In this activity, students use NASA satellite data to explore the seasonal changes in sea surface temperatures of the Gulf Stream. Students use NASA's Live Active Server (LAS) to generate data of sea surface temperatures in the Gulf Stream, which they then graph and analyze.

In this activity, student teams research and develop a proposal to decrease the carbon footprint of their city's/town's public transportation system and then prepare a report that explains why their transportation plan is the best for their community.

This activity utilizes labs, online resources, and student ideas to build an understanding of polar climates, how changes in polar oceans can affect coastal climates, and how changes in polar regions affect climates elsewhere on Earth.

This is a laboratory activity in which students will compare the amount of carbon dioxide in four different sources of gas and determine the carbon dioxide contribution from automobiles. They test ambient air, human exhalation, automobile exhaust, and nearly pure carbon dioxide from a vinegar/baking soda mixture.

This video is one of a series from the Switch Energy project. It presents pros and cons of hydraulic fracturing, or fracking. In this video, new fracking technologies are presented as more economical and environmentally safe.

This activity engages students in learning about ways to become energy efficient consumers. Students examine how different countries and regions around the world use energy over time, as reflected in night light levels. They then track their own energy use, identify ways to reduce their individual energy consumption, and explore how community choices impact the carbon footprint.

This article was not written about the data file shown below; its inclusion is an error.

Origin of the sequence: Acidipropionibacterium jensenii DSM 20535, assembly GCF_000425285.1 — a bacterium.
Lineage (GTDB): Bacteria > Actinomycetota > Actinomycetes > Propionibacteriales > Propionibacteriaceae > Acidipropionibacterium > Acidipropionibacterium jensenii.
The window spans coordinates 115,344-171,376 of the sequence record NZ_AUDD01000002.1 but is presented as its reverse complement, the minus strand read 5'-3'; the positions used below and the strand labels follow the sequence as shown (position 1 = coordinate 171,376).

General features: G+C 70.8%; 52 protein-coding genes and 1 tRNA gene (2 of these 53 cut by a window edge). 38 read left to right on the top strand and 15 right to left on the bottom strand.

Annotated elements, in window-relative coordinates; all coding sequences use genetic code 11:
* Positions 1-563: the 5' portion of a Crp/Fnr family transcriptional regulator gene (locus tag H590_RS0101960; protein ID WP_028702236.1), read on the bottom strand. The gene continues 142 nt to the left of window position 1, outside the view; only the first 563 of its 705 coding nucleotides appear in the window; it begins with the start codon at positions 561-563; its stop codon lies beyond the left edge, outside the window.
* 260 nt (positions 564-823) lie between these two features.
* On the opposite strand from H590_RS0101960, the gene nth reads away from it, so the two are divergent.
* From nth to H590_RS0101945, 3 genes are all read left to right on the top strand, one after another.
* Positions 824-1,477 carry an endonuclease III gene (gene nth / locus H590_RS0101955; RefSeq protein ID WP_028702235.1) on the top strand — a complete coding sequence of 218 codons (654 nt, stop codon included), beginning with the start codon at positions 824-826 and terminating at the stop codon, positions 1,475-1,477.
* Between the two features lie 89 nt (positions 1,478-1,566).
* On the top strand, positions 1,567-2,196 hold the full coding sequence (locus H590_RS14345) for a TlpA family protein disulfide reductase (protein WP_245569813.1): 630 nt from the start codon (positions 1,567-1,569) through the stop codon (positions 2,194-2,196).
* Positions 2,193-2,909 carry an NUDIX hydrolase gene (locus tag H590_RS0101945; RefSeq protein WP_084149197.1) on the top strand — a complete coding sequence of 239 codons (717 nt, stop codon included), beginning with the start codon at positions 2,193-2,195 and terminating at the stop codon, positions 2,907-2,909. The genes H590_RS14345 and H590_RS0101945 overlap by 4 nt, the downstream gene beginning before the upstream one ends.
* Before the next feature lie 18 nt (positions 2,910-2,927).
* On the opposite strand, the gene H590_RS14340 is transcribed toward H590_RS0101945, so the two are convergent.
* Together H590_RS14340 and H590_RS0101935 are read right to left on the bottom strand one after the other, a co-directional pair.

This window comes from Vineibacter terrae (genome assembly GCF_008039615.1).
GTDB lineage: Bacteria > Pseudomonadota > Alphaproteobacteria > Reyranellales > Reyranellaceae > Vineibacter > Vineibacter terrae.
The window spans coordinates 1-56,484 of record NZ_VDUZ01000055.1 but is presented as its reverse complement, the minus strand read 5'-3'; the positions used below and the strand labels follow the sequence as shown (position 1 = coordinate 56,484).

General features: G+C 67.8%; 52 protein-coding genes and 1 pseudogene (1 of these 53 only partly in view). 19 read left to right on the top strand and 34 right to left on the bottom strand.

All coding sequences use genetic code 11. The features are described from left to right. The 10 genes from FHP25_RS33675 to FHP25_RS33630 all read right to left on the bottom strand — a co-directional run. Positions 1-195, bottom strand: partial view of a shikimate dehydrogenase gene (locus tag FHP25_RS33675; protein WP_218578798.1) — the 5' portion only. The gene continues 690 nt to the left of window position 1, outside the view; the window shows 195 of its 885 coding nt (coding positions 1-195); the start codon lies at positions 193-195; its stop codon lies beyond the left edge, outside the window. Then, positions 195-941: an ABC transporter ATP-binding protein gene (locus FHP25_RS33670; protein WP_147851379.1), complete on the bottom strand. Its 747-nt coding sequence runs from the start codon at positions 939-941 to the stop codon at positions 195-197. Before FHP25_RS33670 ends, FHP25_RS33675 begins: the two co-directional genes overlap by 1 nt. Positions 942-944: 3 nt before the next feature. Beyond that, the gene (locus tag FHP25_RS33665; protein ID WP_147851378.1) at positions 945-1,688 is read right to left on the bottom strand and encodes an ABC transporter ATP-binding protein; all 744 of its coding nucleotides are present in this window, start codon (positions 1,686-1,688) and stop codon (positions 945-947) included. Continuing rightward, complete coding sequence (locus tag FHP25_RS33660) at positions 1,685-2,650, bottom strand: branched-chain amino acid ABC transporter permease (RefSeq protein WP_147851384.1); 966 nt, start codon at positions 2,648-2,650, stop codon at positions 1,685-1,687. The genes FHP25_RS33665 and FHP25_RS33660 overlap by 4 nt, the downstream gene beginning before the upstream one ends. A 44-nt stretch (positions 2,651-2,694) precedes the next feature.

This is a figure from the 2007 IPCC Assessment Report 4 on atmospheric concentrations of carbon dioxide, methane and nitrous oxide over the last 10,000 years (large panels) and since 1750 (inset panels).

This is a static visualization, referenced from a UNEP rapid response assessment report entitled In Dead Water, depicting the estimated contributions to sea-level rise from 1993 - 2003.

This interactive diagram from the National Academy of Sciences shows how we rely on a variety of primary energy sources (solar, nuclear, hydro, wind, geothermal, natural gas, coal, biomass, oil) to supply energy to four end-use sectors (residential, commercial, industrial, and transportation). It also focuses on lost or degraded energy.

In this video segment, a team of scientists seeks evidence to support their hypothesis that atmospheric warming -- either now or in the past -- may explain why water has formed beneath the West Antarctic ice sheet, causing ice streams that flow much more quickly than the rest of the ice sheet. This phenomenon has important implications for potential sea level rise.

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